A report from Robert Walters, found that an alarming 60% of employees feel disengaged from their workplace. With many organisations operating a remote or hybrid working practice, the traditional tactics used to build a lively, inclusive, and social workplace culture are not enough. There are fewer people in the office to engage with (none if you’re a remote worker) and a sharp decline in team socials, causing a further disconnect from the workplace.
What does employee engagement mean?
Employee engagement is a measure of an employee’s commitment to their job, and how loyal and passionate they are about the work they do. It’s an emotional connection between an employee and the business they work for. Employee engagement is a key driver of motivation, commitment, and productivity in the workplace.
When an employee is disengaged, they are not emotionally committed to or proud of the organisation they work for. They lack motivation and will rarely go above and beyond to contribute to common business objectives. This has a negative effect on team morale as they’re less likely to collaborate with other members of the team. It can also affect innovation, as disengaged employees are not inspired to think outside the box and push themselves to achieve more.
Engaged employees, on the other hand, are committed; they care about the work they do, and when their company succeeds – that’s what gives a company the competitive advantage.
The price of disengaged employees
According to employee benefits platform Perkbox, disengaged employees cost the UK economy £340 billion every year in lost training and recruitment costs, sick days, productivity, creativity, and innovation.
The same research by Perkbox also found that a disengaged employee costs their organisation an estimated fifth of their annual salary; for instance, one unengaged worker on an average salary of £35,000 would cost a business £7,000. Given the investment made by organisations into workplace culture over recent years, it’s surprising to hear such stark figures.
As a result of such disengagement, we’ve witnessed many employers giving pay reviews to increase engagement and retention, but this is only a short-term fix. A greater focus on the wider topic of employee engagement is needed. The cost of disengaged employees has a massive impact on an organisation’s bottom line, but what can you do to overcome this issue?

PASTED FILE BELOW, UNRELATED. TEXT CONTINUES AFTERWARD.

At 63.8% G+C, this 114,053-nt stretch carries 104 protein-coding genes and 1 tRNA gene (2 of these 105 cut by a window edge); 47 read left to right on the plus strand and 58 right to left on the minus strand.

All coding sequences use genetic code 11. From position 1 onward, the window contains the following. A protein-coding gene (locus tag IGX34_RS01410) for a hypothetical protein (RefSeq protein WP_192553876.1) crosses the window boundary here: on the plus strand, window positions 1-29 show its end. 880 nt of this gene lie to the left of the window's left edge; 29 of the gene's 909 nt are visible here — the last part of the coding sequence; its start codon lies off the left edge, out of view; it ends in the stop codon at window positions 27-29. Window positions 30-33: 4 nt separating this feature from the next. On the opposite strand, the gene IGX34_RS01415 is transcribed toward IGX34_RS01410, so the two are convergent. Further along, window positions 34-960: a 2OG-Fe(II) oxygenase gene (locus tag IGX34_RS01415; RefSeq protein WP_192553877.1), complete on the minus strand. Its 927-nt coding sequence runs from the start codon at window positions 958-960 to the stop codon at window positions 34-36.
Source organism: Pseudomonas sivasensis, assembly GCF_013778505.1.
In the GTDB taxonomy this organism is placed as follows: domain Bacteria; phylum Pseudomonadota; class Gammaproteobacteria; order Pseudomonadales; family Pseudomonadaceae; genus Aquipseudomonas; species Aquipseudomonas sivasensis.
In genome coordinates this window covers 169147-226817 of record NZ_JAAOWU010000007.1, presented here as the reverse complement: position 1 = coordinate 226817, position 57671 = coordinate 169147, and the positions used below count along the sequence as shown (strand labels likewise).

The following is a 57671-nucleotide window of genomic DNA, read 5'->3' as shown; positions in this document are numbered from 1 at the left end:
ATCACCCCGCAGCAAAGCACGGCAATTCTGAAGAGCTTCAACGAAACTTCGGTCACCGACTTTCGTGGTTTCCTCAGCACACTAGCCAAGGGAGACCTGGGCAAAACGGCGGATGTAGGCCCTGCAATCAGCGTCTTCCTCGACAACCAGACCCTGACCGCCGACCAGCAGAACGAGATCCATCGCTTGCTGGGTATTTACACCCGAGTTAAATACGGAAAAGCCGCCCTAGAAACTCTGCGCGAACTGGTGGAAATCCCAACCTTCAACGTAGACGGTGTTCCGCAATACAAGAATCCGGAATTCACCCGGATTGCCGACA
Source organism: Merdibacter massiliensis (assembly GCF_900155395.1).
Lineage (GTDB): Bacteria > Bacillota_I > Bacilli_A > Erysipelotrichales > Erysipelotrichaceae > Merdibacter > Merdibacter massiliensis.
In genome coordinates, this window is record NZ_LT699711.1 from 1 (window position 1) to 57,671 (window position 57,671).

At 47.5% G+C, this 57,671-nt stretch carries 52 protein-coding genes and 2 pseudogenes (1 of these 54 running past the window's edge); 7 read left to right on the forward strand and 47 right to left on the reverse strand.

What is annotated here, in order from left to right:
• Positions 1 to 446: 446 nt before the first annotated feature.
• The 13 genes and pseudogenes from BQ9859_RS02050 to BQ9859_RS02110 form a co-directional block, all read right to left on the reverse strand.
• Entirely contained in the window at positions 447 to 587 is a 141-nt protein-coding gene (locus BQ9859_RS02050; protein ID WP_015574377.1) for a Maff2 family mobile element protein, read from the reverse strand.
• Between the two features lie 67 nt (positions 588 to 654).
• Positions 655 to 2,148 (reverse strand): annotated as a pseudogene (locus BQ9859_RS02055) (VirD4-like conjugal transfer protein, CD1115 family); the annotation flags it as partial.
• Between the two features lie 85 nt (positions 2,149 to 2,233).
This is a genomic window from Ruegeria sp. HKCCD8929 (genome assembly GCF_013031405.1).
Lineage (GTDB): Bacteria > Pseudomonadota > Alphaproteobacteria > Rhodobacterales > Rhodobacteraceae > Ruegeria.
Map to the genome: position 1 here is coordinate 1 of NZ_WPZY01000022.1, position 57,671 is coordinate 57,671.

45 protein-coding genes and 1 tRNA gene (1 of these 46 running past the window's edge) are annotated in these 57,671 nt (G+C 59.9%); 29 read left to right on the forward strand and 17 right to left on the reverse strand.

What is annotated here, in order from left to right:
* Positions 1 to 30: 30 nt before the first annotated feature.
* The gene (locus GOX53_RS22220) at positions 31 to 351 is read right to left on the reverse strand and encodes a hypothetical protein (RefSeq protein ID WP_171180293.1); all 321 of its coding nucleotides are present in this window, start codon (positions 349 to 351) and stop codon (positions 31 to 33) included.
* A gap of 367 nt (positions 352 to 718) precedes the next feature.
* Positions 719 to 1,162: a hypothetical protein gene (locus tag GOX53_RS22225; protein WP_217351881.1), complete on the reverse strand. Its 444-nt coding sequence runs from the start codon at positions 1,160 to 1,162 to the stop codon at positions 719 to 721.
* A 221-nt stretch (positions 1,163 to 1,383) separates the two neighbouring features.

OKRs can drive employee engagement
OKRs are a great tool for many reasons, one of those key reasons being that they help to create employee engagement in a highly positive way. OKRs align company-level goals with team and personal goals, breaking them down into manageable tasks. OKRs ensure transparent decision-making and can show employees how the work they do every day contributes to a larger goal.
When employees are not aware of how their work contributes to the organisation’s goals, they’re undertaking tasks without knowing how they fit into the overarching plan. This can cause a disconnect, and they can become detached, killing off any motivation. After all, if employees can’t see where they’re going, how are they supposed to care about getting there?
Motivated employees, on the other hand, understand what they’re working towards and how this contributes to the wider plan. Employees are more likely to engage when they can see true meaning and value in their work, that what they are working on is contributing to something big.
A transparent way of working
With some teams working in silos, this brings about a lack of transparency between teams. One team doesn’t know or have sight of what is happening with the other. Having OKRs in place breaks down those silos so that all teams in your company are aware of the goals of the different team members and the progression of their goals at any time they want. This creates the opportunity for alignment and collaboration.
OKRs as the foundation for conversations
Regular OKR check-ins between line managers and employees ensure that employees get consistent support and guidance towards remaining engaged in their roles and goals. When OKRs are clearly defined, and it’s obvious what the outcomes are, you’re then able to assess performance towards those outcomes in your check-ins and talk about what can be done to reach the intended outcome.
Ongoing discussions about OKR progress create the opportunity to offer feedback and gives recognition to individuals and teams for their performance toward important outcomes. Creating a psychologically safe space and an open culture of feedback opens up the lines of communication, meaning employees will feel supported and know that they can ask for help when needed.
Employees need to be productive and engaged in order to contribute to business success. Using OKRs, we believe companies can make employees feel valued, supported, and properly informed, creating a positive impact on their overall performance. If you want to find out more about how OKRs can improve your employee performance, speak to our team today.